Duolingo is arguably the most game-like language learning app on the market and a good fit for game enthusiasts. In each lesson, you’re presented with (sometimes strange) sentences in your target language, and complete a variety of exercises to practice those sentences. With each lesson you complete, you earn “experience points” that are used to track your learning progress and unlock new, more advanced, content. Other game-like elements featured in the app include “lives” (which run out if you make too many mistakes and prevent you from continuing your learning), “streaks”, and “power-ups”. There’s also an in-game currency known as “lingots” (or “gems” for desktop users), which can be used to buy more lives, maintain streaks, or buy power-ups.
Duolingo is free to use and offers courses for more than 40 languages (including some invented languages such as Klingon and Dothraki. However, the free plan does feature advertisements. For users who want to level up their game, Duolingo offers in-app purchases of lingots (or gems), as well as the option to purchase a premium, ad-free plan for $6.99 per month.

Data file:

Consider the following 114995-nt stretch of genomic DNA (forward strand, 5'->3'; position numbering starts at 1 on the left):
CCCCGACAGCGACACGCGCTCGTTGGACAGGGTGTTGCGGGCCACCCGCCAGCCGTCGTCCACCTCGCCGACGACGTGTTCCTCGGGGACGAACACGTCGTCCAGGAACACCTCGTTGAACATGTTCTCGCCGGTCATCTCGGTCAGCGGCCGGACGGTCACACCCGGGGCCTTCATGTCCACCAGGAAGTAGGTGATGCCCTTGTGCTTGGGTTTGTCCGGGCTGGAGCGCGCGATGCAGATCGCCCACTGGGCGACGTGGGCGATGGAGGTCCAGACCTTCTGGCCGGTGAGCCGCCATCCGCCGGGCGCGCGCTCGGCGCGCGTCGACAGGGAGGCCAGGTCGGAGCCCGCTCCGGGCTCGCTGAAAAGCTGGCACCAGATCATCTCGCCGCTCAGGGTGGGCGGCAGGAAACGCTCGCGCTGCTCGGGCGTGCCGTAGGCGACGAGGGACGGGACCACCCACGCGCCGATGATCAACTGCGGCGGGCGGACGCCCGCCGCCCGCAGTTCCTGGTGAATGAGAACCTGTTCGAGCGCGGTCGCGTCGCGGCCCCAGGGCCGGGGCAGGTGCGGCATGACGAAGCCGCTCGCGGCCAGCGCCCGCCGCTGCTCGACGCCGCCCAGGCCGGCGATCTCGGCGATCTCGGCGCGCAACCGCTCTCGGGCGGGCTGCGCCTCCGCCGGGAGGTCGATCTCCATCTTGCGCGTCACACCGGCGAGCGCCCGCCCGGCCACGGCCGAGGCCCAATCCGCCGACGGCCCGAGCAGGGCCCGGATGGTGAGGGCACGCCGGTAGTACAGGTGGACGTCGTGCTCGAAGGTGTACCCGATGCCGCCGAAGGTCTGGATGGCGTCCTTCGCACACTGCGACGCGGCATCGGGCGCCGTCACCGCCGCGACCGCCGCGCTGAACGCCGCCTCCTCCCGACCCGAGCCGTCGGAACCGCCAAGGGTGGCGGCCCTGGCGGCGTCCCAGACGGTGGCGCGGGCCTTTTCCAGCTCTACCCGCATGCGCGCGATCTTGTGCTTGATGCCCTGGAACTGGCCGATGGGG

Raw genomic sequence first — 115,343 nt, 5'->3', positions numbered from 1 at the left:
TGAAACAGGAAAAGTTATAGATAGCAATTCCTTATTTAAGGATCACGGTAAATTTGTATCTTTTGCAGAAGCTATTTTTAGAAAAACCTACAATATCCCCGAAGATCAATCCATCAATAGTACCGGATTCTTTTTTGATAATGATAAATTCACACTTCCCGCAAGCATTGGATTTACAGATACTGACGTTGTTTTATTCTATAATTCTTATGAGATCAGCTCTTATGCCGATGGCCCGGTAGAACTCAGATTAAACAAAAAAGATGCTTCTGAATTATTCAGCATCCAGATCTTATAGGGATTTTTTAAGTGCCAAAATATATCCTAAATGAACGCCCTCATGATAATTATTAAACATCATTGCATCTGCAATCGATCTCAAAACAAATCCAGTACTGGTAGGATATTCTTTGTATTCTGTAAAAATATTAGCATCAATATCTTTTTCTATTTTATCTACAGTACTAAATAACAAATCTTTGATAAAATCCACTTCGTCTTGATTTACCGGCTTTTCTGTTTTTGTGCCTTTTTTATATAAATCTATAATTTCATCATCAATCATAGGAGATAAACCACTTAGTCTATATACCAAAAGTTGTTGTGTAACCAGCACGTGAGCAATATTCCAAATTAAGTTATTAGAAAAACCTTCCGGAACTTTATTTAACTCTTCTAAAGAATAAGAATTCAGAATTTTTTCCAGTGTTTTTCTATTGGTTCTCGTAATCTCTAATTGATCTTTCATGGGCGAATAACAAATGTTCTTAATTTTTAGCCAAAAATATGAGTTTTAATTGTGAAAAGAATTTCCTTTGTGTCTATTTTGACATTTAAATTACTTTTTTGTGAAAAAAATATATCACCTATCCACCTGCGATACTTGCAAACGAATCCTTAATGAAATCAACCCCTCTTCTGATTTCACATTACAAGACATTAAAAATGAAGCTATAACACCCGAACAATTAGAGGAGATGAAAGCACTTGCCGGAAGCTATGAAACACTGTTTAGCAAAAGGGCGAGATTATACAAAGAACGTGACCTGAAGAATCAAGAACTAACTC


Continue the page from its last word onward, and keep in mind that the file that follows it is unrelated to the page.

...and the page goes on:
Best App for Learning through Videos: Memrise
Memrise could be right up your alley if you’re someone who gets a kick out of watching videos. The lesson structure of Memrise is pretty simple: you learn a word or phrase, then move on to different exercises and drills to help you practice and remember what you’ve learned. The coolest part about the app is that most of the learning is done through videos that feature native speakers saying the target words or phrases. In this way, you are able to see how the language is used by real speakers of the language in authentic settings – a definite plus! Pricing plans for Memrise start at $8.49 per month and grant you access to any of the 23 languages offered in the app.
Best App for Traveling Abroad: TripLingo